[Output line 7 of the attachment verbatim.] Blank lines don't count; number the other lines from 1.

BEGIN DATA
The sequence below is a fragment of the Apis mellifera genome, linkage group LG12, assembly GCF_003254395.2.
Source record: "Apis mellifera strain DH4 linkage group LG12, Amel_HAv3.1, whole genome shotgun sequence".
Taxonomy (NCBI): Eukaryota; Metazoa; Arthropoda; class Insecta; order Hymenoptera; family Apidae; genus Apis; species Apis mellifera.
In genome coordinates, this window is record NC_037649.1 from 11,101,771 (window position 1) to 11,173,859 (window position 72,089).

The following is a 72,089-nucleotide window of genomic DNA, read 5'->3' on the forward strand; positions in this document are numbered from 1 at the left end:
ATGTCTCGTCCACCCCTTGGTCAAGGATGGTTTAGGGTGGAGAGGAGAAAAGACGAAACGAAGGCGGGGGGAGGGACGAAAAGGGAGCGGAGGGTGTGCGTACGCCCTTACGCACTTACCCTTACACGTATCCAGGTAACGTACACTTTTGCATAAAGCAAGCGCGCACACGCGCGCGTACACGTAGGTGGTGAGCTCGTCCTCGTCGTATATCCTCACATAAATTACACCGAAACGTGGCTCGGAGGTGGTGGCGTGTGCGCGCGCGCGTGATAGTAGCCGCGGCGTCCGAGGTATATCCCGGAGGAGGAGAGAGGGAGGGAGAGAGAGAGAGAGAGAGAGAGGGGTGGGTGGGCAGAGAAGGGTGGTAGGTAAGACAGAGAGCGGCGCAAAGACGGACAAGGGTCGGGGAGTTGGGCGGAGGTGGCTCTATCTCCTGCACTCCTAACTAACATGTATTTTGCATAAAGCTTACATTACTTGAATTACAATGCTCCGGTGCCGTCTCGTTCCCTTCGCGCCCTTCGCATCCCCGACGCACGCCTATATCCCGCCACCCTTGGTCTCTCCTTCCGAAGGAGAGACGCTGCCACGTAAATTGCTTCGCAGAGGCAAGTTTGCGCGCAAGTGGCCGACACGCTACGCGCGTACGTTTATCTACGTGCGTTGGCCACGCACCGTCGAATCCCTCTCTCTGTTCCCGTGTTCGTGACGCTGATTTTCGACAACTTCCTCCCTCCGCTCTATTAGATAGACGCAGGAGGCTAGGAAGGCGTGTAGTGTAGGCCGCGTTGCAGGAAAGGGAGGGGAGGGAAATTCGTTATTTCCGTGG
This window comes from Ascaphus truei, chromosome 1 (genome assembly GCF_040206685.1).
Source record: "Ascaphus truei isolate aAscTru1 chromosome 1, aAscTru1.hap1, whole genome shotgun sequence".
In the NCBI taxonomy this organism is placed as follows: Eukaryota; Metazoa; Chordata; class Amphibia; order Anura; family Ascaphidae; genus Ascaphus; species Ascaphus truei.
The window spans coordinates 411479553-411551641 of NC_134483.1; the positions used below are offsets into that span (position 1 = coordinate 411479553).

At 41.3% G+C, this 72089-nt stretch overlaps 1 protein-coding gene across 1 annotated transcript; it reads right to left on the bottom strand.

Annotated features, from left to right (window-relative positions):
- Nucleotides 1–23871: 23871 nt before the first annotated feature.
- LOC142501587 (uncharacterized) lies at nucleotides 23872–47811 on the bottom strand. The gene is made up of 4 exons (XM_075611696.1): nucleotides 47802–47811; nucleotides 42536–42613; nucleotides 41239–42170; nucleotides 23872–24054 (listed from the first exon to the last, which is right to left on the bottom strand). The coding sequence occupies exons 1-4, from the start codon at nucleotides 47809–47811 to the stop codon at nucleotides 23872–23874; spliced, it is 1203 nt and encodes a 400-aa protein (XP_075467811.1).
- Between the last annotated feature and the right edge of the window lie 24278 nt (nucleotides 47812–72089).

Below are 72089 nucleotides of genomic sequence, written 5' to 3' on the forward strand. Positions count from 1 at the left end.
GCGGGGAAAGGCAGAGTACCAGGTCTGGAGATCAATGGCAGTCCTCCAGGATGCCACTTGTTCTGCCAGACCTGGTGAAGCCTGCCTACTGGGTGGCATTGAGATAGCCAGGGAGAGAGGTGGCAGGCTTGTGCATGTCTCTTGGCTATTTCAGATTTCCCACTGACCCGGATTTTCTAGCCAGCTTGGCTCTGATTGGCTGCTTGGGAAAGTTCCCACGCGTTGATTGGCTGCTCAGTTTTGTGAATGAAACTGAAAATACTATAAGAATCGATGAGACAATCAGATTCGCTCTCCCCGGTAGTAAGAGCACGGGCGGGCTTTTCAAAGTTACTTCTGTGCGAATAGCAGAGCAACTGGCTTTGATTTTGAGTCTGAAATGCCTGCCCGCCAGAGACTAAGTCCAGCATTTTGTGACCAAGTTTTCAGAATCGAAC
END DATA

This window comes from Ascaphus truei, chromosome 1 (genome assembly GCF_040206685.1).